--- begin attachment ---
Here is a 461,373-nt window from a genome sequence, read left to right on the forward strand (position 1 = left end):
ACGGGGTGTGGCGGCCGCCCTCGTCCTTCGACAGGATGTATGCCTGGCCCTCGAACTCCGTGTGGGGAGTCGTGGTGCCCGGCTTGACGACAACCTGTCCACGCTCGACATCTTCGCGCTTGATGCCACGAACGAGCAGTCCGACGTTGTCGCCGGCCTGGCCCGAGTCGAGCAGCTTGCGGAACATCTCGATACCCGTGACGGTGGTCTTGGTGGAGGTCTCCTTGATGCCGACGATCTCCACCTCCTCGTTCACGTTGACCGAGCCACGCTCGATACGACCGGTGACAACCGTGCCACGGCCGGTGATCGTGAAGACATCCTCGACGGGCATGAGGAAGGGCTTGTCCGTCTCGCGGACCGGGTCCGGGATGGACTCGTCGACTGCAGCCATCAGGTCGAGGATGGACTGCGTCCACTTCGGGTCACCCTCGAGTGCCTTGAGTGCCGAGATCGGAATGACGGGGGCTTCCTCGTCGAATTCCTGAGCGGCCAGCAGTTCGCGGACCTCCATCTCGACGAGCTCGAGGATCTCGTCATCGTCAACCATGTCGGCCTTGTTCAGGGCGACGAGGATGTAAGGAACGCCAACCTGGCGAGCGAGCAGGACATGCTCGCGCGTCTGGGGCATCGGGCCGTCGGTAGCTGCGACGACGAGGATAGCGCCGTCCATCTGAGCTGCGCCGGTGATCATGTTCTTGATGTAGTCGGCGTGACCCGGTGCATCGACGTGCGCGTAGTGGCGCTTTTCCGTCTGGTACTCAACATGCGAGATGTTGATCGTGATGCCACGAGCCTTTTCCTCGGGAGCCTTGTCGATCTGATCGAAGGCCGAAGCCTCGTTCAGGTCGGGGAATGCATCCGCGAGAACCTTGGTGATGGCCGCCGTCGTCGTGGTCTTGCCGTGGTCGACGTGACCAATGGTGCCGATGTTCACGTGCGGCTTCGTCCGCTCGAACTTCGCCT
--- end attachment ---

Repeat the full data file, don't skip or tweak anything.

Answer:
Here is a 461,373-nt window from a genome sequence, read left to right on the forward strand (position 1 = left end):
ACGGGGTGTGGCGGCCGCCCTCGTCCTTCGACAGGATGTATGCCTGGCCCTCGAACTCCGTGTGGGGAGTCGTGGTGCCCGGCTTGACGACAACCTGTCCACGCTCGACATCTTCGCGCTTGATGCCACGAACGAGCAGTCCGACGTTGTCGCCGGCCTGGCCCGAGTCGAGCAGCTTGCGGAACATCTCGATACCCGTGACGGTGGTCTTGGTGGAGGTCTCCTTGATGCCGACGATCTCCACCTCCTCGTTCACGTTGACCGAGCCACGCTCGATACGACCGGTGACAACCGTGCCACGGCCGGTGATCGTGAAGACATCCTCGACGGGCATGAGGAAGGGCTTGTCCGTCTCGCGGACCGGGTCCGGGATGGACTCGTCGACTGCAGCCATCAGGTCGAGGATGGACTGCGTCCACTTCGGGTCACCCTCGAGTGCCTTGAGTGCCGAGATCGGAATGACGGGGGCTTCCTCGTCGAATTCCTGAGCGGCCAGCAGTTCGCGGACCTCCATCTCGACGAGCTCGAGGATCTCGTCATCGTCAACCATGTCGGCCTTGTTCAGGGCGACGAGGATGTAAGGAACGCCAACCTGGCGAGCGAGCAGGACATGCTCGCGCGTCTGGGGCATCGGGCCGTCGGTAGCTGCGACGACGAGGATAGCGCCGTCCATCTGAGCTGCGCCGGTGATCATGTTCTTGATGTAGTCGGCGTGACCCGGTGCATCGACGTGCGCGTAGTGGCGCTTTTCCGTCTGGTACTCAACATGCGAGATGTTGATCGTGATGCCACGAGCCTTTTCCTCGGGAGCCTTGTCGATCTGATCGAAGGCCGAAGCCTCGTTCAGGTCGGGGAATGCATCCGCGAGAACCTTGGTGATGGCCGCCGTCGTCGTGGTCTTGCCGTGGTCGACGTGACCAATGGTGCCGATGTTCACGTGCGGCTTCGTCCGCTCGAACTTCGCCT